Landscape in transition – what a great title! It is referring to a big task mankind is currently undertaking, the energy transition, and connects it with the big aesthetical question behind it. Global energy transition, the switch to a 100% renewable energy supply, goes hand in hand with a complete and fundamental change of the way how we used to generate our energy in the 20th century, at that time completely based on huge and centralised power plants, fuelled with fossil or nuclear resources.
Renewable energy is by nature offered in a decentralised way, and it is directly bound to land – or, in other words, to landscape. The transition towards renewable energy basically means that we are starting to harvest the abundance of renewable energy resources which we find everywhere in a distributed and decentralised way. Renewable energy means using land and landscape certainly in a much better and much more sustainable way – but in a way that is changing the face of this landscape.
Wind power as one of the most important renewable energy sources has visually the largest impact on our landscape. This is what Ulrich Mertens has documented with his pictures in such a unique and impressive way. Wind turbines are changing the face of our landscape, and the big question is: How far is this change socially accepted and supported?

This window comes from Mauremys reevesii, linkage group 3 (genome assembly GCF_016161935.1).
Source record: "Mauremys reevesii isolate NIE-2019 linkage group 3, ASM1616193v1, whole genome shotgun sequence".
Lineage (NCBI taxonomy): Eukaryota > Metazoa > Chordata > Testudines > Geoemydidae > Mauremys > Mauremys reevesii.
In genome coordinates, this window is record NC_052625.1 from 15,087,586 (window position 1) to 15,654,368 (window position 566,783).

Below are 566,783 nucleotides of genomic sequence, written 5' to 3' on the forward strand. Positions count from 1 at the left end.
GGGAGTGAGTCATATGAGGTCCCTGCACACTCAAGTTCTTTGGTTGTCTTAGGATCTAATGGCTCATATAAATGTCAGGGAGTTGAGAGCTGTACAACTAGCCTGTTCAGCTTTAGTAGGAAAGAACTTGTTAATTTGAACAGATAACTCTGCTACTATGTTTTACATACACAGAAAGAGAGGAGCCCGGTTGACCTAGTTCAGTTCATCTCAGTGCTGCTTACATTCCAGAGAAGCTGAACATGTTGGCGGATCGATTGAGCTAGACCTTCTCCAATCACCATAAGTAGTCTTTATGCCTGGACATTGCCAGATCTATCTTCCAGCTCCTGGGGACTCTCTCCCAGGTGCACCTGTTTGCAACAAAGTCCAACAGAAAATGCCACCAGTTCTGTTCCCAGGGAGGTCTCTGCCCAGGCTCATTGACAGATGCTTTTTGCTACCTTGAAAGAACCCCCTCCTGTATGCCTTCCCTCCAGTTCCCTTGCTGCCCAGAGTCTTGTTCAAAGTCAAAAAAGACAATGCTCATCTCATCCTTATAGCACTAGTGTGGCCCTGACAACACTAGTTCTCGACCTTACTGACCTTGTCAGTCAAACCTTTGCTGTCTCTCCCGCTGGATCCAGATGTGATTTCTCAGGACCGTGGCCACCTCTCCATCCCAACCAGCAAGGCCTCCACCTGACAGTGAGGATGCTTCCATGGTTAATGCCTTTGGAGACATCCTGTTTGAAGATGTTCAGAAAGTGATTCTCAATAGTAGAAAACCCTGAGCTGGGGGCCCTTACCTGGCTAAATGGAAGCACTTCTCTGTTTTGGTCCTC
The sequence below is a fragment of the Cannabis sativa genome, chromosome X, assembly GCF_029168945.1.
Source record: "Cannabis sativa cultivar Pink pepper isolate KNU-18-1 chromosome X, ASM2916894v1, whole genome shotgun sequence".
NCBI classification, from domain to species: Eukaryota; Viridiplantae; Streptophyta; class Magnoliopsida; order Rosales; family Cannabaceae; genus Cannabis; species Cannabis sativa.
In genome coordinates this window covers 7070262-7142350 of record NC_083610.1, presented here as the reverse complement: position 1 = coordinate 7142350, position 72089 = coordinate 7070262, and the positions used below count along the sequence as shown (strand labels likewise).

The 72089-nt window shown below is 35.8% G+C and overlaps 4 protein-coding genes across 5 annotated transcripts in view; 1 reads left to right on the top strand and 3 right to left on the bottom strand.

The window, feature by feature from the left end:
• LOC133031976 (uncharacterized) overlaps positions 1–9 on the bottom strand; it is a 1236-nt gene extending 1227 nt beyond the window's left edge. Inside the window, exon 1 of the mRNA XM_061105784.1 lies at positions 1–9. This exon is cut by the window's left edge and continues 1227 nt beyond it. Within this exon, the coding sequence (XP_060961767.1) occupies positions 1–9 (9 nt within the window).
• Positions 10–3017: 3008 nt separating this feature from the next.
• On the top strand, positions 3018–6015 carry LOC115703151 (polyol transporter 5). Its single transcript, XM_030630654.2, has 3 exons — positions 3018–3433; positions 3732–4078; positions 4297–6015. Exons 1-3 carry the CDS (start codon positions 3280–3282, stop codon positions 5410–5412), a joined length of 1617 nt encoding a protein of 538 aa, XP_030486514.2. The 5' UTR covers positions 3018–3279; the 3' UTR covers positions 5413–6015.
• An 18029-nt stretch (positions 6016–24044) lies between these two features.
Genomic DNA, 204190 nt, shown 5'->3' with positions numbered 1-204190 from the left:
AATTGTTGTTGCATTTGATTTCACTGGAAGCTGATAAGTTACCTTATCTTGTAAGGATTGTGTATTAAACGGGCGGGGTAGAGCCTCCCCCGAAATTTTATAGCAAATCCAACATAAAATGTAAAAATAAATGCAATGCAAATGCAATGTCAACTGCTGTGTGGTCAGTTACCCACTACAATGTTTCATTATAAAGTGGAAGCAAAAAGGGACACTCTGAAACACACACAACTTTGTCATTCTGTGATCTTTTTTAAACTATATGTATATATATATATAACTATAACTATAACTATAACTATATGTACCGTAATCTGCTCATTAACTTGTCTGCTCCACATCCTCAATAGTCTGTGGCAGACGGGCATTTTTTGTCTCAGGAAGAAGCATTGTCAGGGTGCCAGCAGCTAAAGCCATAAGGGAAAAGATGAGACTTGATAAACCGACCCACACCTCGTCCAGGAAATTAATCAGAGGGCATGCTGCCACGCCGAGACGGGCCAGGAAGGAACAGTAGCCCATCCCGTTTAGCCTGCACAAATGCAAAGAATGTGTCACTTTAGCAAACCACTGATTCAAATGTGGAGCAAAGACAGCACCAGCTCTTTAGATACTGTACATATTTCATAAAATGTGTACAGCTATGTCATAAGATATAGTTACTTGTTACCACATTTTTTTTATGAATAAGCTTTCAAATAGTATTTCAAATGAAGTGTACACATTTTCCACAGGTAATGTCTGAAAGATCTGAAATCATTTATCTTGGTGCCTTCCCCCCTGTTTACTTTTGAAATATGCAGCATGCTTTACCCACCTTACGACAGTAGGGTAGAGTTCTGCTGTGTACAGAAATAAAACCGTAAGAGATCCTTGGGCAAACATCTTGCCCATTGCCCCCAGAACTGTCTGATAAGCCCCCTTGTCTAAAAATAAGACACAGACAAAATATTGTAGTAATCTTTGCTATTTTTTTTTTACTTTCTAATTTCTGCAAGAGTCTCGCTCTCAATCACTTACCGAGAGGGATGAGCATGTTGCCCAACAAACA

What we therefore need is eventually a debate about aesthetics. Whether we find something beautiful or not depends a lot on what we find true. And this book represents a wonderful contribution to this social debate, as it visually takes part in it by visualising the new world which we are about to create, within the global energy transition.
By telling us the story behind and inside wind technology, by going beyond the surface of simple technology admiration, by showing us the manifold facets of modern wind energy, sometimes serious, sometimes with a smile, Ulrich Mertens – although or better because he mainly presents pictures instead of words – provides valuable input into the social debate and eventually for the social transition that is required for the completion of the energy transition.
© Stefan Gsänger ist Polikwissenschaftler und Generalsekretär der WWEA (World Wind Energy Association), Bonn